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Long secure in its status as the most popular sports league in the United States, and in its ability to bring in massive revenues, the National Football League (NFL) has recently found itself in the unfamiliar and uncomfortable position of losing viewers, fans, and income. After just a one-season dip in viewership and attendance at games, the NFL has moved quickly to address at least some of the causes.

In particular, it is reinventing the media strategy surrounding broadcasts of its games. On Fox-owned networks, the commercial breaks will now feature 6-second spots, alongside advertising of the more conventional 15- and 30-second lengths. In their introduction, the mini-advertisements will appear in prime locations, such as right before kickoff. Fox also might air some spots in boxes alongside the content, especially during short game breaks.

In so doing, it believes it can better keep viewers glued to their sets. The brief version of advertising aired during game breaks for things like replays or short timeouts could actually add entertainment value and prevent fans from getting annoyed with the game taking too long. When they appear in ad blocks, these mini-communications also might help shorten the overall broadcast length—a key goal for the NFL, whose market research shows that fans think the games take too long overall.

The limited patience for lengthy broadcasts parallels another trend, by which consumers are increasingly accustomed to and appreciative shorter, get-to-the-point advertising. Social media platforms already feature short-form advertising widely, such that modern consumers know that it is possible to get marketing communication across in just a few seconds. Thus, the introduction of 6-second advertisements to television is unlikely to provoke much consternation among viewers.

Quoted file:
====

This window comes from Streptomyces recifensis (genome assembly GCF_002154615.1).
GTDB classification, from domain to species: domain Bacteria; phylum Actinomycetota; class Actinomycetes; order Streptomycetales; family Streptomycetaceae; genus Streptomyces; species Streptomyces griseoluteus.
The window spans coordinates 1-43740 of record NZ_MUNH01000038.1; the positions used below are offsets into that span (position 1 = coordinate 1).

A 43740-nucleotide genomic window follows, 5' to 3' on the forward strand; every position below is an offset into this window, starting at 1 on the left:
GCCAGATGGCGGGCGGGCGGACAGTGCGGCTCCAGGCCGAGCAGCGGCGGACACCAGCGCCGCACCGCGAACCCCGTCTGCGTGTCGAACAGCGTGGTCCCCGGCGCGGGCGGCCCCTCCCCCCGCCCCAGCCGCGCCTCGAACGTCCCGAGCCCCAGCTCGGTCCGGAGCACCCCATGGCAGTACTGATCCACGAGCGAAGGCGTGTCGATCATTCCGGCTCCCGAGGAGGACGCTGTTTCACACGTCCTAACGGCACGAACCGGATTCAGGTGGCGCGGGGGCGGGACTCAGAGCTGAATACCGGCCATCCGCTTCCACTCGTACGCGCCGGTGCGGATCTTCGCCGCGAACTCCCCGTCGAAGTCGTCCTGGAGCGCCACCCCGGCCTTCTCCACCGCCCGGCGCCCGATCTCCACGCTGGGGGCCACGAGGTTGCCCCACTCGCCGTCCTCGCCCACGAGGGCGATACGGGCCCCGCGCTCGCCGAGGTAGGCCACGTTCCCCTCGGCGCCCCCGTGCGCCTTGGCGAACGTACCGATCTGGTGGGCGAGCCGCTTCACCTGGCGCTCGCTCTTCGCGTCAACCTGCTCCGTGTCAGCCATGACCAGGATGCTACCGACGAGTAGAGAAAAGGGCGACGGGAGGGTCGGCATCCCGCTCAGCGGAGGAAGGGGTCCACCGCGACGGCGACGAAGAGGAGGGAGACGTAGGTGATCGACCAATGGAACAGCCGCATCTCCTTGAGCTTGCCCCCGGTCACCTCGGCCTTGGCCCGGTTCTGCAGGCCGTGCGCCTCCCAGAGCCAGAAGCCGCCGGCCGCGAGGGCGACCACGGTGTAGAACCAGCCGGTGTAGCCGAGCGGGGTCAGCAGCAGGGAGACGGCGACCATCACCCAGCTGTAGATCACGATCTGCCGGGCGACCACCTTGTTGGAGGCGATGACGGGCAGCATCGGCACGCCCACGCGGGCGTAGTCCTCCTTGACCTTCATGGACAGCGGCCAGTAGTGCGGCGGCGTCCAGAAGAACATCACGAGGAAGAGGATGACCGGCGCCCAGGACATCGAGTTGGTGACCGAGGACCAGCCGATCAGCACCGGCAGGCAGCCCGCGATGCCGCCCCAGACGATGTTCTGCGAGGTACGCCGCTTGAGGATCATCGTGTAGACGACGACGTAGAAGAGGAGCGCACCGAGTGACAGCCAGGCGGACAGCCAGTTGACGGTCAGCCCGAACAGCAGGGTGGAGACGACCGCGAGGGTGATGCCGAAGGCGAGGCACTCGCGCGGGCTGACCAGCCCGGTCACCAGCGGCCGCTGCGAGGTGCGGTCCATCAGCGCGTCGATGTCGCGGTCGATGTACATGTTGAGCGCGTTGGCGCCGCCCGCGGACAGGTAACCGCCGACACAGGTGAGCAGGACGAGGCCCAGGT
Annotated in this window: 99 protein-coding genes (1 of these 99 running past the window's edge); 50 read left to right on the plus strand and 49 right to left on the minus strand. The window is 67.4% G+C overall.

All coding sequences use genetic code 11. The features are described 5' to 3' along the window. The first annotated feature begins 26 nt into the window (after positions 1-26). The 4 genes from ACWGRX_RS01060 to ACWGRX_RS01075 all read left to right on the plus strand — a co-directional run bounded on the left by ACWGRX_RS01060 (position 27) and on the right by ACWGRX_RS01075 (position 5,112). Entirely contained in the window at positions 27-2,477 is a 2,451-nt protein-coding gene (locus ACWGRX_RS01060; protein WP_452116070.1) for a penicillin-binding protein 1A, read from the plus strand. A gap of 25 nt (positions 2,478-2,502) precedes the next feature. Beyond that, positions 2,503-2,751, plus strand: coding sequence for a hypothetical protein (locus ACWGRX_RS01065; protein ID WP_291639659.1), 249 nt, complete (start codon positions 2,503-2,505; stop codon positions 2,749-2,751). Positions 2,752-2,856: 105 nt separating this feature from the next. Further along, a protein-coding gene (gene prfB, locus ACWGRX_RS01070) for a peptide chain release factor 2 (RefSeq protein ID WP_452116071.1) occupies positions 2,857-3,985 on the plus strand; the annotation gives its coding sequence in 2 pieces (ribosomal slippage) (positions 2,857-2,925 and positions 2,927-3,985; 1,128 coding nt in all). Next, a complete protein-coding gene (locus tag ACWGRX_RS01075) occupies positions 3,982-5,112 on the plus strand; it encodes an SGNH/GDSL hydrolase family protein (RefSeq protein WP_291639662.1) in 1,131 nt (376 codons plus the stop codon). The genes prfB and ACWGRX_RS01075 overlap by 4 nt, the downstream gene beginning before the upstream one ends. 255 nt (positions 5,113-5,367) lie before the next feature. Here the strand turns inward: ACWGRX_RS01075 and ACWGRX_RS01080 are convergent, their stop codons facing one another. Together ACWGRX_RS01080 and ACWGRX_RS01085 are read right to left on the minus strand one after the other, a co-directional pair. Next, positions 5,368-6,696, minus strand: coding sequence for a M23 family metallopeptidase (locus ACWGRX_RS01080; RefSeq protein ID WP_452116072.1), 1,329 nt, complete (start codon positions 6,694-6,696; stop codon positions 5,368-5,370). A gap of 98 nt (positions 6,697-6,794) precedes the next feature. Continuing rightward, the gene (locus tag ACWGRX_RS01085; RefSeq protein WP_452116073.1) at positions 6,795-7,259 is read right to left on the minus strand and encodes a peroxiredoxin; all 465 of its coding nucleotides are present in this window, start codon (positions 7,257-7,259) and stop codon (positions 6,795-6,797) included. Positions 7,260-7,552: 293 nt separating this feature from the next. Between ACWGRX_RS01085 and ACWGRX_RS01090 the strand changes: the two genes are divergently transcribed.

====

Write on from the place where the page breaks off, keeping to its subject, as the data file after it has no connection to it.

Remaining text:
If the experiments prove successful, Fox anticipates rolling the 6-second advertising option out to other programming too. It tried the marketing tactic out first during its broadcast of the Teen Choice Awards, when an announcer told viewers, before some of the commercial blocks began, that they could anticipate the show returning in 30 seconds. Then the network issued a collection of 6-second ads to fill that block. The results of this experiment suggested that viewers stayed watching when given this information, and they also expressed positive attitudes toward the network for keeping the break so short.

For the NFL and the networks that broadcast its games, such outcomes appear promising—as well as far easier to resolve than some of the other controversies and challenges facing the league.

Discussion Questions:

  1. Will consumers perceive 6-second advertisements on television more positively?
  2. Can these shorter advertisements help the NFL improve its viewer ratings?

Source: Sapna Maheshwari, “Six-Second Commercials Are Coming to N.F.L. Games on Fox,” The New York Times, August 30, 2017. See also Matthew Futterman and Andrew Beaton, “The NFL Wants You Back. Here Is Its Plan,” The Wall Street Journal, September 6, 2017

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